Made in the Image of God Reviewed by IPBR

Share this page with others:


Made in the Image of God

Reid A. Ashbaucher


Innovo Publishing

235 Pages

ISBN 13: 978-1-61314-011-6


Systematic theology is a response to the Apostle Paul’s Scriptural exhortation “to rightly divide the word of truth.” In his book Made in the Image of God author Reid A. Ashbaucher responds to this call, adding “precept upon precept, line upon line” – as he gives the reader clear reasons for the “hope that lies within him.” This theological treatise provides the reader with a broad and detailed exposition of several key Scriptures delineating specific attributes of God; a study which, in turn, illuminates the nature of human beings, who, according to the ‘word of God,’ have been created in his image.

Beginning by laying down the basic building blocks of Biblical truth, the author draws from “the knowledge base of Scripture” to define God’s fundamental nature. This first part of the book entitled “The Image of God” entails detailed descriptions of God’s personhood and unity. After carefully expressing the nature of God, the author proceeds to explain how this knowledge contributes to our understanding of “The Image of Mankind”; a section in which Ashbaucher examines the nature and personhood of human beings in relation to their Creator. Finally, in part three, he uses the concepts established in the previous chapters to discuss how Christians, that is, those who have been restored to their rightful status as God’s children (through the regeneration of the Holy Spirit) reflect the image of God.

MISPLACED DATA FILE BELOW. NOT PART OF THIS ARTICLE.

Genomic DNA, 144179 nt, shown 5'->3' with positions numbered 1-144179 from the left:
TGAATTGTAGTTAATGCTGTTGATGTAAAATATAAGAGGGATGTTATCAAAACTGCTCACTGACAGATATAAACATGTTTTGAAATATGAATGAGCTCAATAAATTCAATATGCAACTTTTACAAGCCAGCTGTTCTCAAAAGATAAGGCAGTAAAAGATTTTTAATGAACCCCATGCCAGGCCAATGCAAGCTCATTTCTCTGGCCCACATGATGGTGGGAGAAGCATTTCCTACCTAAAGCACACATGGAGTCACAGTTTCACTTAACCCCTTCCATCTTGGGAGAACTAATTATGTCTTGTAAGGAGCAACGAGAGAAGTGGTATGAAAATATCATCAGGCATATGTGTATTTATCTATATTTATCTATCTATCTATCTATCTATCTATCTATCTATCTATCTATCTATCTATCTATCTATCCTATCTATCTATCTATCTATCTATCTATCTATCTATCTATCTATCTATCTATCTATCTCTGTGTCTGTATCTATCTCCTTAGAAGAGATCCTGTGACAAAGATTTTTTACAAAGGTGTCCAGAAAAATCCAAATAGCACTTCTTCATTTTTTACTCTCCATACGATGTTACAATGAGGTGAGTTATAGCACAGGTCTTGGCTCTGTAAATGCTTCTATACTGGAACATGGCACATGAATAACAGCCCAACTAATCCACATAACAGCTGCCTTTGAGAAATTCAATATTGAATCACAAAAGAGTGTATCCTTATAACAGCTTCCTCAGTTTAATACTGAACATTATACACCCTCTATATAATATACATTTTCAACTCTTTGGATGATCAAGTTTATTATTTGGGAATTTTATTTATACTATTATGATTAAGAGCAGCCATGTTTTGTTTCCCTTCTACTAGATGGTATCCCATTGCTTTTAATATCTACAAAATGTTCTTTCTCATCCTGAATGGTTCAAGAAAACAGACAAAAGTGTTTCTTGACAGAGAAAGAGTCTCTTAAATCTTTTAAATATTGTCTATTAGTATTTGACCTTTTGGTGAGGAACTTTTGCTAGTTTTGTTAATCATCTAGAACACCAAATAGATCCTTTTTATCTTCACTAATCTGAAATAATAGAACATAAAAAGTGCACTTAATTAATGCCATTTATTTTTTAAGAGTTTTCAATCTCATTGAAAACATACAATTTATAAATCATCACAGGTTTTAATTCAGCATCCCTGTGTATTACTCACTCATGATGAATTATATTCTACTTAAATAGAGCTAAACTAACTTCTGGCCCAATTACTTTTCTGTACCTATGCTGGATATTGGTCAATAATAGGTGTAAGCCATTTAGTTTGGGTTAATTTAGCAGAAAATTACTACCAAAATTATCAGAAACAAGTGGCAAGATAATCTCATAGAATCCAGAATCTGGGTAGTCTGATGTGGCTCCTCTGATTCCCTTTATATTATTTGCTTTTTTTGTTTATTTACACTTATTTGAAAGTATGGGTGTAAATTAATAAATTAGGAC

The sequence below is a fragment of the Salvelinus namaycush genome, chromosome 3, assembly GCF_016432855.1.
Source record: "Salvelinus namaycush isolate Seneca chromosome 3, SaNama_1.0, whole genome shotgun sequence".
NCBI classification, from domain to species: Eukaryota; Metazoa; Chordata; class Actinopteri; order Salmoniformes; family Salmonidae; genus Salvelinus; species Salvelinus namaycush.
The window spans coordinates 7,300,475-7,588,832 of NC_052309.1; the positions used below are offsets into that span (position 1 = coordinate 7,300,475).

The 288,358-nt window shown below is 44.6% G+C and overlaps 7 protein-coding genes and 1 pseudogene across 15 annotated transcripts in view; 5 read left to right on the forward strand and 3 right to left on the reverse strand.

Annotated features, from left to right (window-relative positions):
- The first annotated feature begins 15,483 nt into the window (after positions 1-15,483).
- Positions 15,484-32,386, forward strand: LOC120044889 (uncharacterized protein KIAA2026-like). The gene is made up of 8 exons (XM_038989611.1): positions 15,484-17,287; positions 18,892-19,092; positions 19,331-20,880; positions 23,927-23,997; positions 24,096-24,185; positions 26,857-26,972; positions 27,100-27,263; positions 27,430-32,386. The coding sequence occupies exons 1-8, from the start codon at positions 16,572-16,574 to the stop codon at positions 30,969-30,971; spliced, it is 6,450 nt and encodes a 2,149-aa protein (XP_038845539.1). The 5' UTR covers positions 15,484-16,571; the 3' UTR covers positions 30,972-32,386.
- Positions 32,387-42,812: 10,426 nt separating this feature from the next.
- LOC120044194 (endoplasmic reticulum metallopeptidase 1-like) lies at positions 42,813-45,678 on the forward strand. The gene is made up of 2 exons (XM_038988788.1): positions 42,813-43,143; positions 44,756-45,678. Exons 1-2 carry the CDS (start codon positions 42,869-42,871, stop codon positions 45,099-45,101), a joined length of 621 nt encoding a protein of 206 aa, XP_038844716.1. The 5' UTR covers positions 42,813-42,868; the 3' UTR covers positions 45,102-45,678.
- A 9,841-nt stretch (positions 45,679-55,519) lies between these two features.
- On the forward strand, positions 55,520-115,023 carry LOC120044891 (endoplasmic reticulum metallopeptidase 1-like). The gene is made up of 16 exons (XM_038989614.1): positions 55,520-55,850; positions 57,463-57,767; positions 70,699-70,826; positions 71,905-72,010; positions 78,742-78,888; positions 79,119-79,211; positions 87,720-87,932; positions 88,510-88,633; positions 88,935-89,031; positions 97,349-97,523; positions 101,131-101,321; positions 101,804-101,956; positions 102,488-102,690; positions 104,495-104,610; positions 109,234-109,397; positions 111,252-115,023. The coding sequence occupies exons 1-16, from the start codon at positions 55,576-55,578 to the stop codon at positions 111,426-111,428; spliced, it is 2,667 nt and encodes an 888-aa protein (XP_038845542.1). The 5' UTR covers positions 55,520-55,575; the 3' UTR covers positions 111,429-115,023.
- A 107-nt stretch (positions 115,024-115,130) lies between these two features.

Early in the book Ashbaucher introduces a new insight that illumines the concept of God’s personhood. He states: “The purpose of this chapter is to establish the fact that within the Godhead, personhood lies with the concept of the soul.” Here the author argues that God’s “soulhood” (a neologism he creates for the purpose of presenting this new notion) is the source of God’s personality. Later, towards the end of the exposition, he explores the notion that Christ possessed “the sinless spirit of man” (that which was formerly called Christ’s “human nature”): thereby adding yet another category to theological study. According to Christ, “Every teacher of the law who has been instructed about the kingdom of heaven is like the owner of a house who brings out of his storeroom new treasures as well as old.” By introducing these new metaphysical considerations into the field of Systematic Theology Ashbaucher fulfills this prophetic word.

True to the fundamental tenet of Biblical exegesis, namely, to let Scripture speak for Scripture —expounding and explicating ‘the word of God’ with ‘the word of God’—the author clarifies and expands essential theological classifications. Constructing his categories one concept at a time, and defining each term according to the internal logic of Scriptures, his interpretations prove to be sound and consistent with the “whole counsel of God.” Subsequently, Made in the Image of God presents the reader with a clear and organized account of the basic doctrines constituting orthodox Christianity.

Both edifying and educational, Bible students of all ages will benefit from Ashbaucher’s book. Although not intended for advanced theological scholars, the text is ideally suited for a first level course in Christian doctrine and Biblical exegesis. More importantly, those who read the book will gain new insights into the nature of God and man.


Christopher Ackerman

For Independent Professional Book Reviewers